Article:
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Eur J Biochem. 1992 Jul 15;207(2):435-39.

Selenite is a substrate for calf thymus thioredoxin reductase and thioredoxin and elicits a large non-stoichiometric oxidation of NADPH in the presence of oxygen.

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1
Department of Biochemistry, Medical Nobel Institute, Stockholm, Sweden.

Abstract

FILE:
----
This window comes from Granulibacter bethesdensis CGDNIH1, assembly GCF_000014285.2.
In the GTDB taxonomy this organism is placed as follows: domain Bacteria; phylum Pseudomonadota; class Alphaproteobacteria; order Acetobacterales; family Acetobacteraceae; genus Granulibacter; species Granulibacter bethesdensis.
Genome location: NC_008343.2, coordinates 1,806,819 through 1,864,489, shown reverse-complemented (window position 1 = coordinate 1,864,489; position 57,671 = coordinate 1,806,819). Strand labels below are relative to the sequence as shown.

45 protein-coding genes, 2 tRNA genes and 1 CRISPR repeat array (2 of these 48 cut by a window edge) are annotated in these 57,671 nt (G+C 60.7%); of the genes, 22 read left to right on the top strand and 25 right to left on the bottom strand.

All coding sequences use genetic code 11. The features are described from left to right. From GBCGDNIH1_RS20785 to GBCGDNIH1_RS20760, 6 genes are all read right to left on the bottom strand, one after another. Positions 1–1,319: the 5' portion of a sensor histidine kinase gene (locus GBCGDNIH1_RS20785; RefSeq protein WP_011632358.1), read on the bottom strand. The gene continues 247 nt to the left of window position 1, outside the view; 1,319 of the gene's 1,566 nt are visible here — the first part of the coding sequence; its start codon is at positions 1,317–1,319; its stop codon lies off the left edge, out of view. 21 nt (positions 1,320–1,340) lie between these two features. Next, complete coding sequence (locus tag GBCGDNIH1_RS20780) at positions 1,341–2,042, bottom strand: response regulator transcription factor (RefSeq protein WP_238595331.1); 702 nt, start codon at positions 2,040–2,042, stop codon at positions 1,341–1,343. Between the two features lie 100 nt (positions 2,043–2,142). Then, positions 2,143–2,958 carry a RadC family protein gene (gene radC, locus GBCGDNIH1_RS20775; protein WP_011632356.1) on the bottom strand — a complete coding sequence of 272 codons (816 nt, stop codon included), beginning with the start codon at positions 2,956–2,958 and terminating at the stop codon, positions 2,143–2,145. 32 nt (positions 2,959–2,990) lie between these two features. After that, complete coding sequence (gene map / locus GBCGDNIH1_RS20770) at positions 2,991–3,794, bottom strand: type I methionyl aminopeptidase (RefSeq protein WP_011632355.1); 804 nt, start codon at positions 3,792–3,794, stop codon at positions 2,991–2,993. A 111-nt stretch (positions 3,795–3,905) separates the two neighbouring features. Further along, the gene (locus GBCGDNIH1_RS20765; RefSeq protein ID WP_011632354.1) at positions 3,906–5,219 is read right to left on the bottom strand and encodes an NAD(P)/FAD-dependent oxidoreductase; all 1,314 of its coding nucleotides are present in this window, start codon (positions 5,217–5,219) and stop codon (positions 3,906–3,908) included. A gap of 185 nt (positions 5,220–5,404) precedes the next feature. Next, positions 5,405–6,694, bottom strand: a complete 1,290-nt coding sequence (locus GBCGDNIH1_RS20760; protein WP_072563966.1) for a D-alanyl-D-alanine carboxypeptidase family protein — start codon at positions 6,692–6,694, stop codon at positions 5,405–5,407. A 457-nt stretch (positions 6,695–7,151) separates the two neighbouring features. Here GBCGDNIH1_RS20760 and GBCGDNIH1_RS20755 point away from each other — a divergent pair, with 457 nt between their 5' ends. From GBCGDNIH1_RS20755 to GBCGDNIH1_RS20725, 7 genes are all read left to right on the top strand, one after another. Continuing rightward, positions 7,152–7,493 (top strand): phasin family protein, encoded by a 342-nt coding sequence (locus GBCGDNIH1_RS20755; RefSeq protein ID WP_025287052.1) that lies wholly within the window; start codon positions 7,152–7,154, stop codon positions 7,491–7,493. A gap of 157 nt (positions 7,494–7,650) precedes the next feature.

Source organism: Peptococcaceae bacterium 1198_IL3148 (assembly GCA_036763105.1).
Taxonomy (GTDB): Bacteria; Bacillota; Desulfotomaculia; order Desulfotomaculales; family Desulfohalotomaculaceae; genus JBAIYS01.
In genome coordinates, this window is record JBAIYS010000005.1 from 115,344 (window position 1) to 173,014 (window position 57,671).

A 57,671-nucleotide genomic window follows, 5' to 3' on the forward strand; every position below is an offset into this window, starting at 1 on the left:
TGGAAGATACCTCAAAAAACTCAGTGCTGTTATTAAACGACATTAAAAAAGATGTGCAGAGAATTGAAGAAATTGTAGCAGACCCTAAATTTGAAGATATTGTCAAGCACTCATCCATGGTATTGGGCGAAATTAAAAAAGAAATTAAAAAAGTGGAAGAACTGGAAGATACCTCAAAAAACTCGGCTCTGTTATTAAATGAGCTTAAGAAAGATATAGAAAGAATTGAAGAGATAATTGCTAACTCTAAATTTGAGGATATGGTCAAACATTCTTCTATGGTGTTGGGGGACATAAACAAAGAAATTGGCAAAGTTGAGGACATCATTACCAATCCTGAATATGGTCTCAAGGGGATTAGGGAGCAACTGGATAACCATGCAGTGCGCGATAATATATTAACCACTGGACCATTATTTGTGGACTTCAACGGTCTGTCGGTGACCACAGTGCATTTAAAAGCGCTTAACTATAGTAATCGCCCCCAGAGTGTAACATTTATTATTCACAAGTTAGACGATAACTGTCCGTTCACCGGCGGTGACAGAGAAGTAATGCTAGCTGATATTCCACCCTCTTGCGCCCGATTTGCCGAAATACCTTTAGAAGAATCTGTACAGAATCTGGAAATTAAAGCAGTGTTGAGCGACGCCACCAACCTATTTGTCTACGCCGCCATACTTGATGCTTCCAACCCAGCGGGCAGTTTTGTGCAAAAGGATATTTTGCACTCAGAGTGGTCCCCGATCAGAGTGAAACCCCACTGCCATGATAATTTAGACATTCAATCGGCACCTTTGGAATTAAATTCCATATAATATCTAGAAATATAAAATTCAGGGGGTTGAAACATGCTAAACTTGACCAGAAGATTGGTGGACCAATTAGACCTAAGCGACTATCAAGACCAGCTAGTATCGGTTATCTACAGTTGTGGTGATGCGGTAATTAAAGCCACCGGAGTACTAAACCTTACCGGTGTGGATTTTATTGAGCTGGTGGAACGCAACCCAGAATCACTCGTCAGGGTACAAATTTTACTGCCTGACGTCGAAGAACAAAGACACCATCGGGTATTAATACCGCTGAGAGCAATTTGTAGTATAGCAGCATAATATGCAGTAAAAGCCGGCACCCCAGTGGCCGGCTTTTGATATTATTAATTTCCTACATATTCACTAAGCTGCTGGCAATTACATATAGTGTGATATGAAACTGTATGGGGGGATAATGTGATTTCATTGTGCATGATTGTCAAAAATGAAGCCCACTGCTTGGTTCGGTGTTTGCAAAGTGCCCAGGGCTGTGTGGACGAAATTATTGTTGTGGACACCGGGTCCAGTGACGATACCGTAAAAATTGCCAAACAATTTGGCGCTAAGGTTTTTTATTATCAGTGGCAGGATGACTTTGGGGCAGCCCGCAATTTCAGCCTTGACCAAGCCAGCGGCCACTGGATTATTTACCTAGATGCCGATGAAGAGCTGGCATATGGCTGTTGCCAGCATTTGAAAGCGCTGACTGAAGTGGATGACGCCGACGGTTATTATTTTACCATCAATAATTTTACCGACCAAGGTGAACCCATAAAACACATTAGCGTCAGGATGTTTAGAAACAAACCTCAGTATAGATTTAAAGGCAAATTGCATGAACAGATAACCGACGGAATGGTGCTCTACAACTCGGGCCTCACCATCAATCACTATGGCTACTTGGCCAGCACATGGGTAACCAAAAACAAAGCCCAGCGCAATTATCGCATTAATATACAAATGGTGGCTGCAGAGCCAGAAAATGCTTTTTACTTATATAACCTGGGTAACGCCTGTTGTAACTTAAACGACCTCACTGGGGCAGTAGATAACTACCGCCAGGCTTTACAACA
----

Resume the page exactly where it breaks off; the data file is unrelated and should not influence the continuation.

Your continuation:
The thioredoxin system, comprising NADPH, thioredoxin reductase and thioredoxin reduces protein disulfides via redox-active dithiols. We have discovered that sodium selenite is a substrate for the thioredoxin system; 10 microM selenite plus 0.05 microM calf thymus thioredoxin reductase at pH 7.5 caused a non-stoichiometric oxidation of NADPH (100 microM after 30 min). In contrast, thioredoxin reductase from Escherichia coli showed no direct reaction with selenite, but addition of 3 microM E. coli thioredoxin also resulted in non-stoichiometric oxidation of NADPH, consistent with oxidation of the two active-site thiol groups in thioredoxin to a disulfide. Kinetically, the reaction was complex with a lag phase at low selenite concentrations. Under anaerobic conditions the reaction stopped after 1 mol selenite had oxidized 3 mol NADPH; the admission of air then resulted in continued consumption of NADPH consistent with autooxidation of selenium intermediate(s). Ferricytochrome c was effectively reduced by calf thymus thioredoxin reductase and selenite in the presence of oxygen. Selenite caused a strong dose-dependent inhibition of the formation of thiol groups from insulin disulfides with either the E. coli or calf-thymus thioredoxin system. Thus, under aerobic conditions selenite catalyzed, NADPH-dependent redox cycling with oxygen, a large oxygen-dependent consumption of NADPH and oxidation of reduced thioredoxin inhibiting its disulfide-reductase activity.

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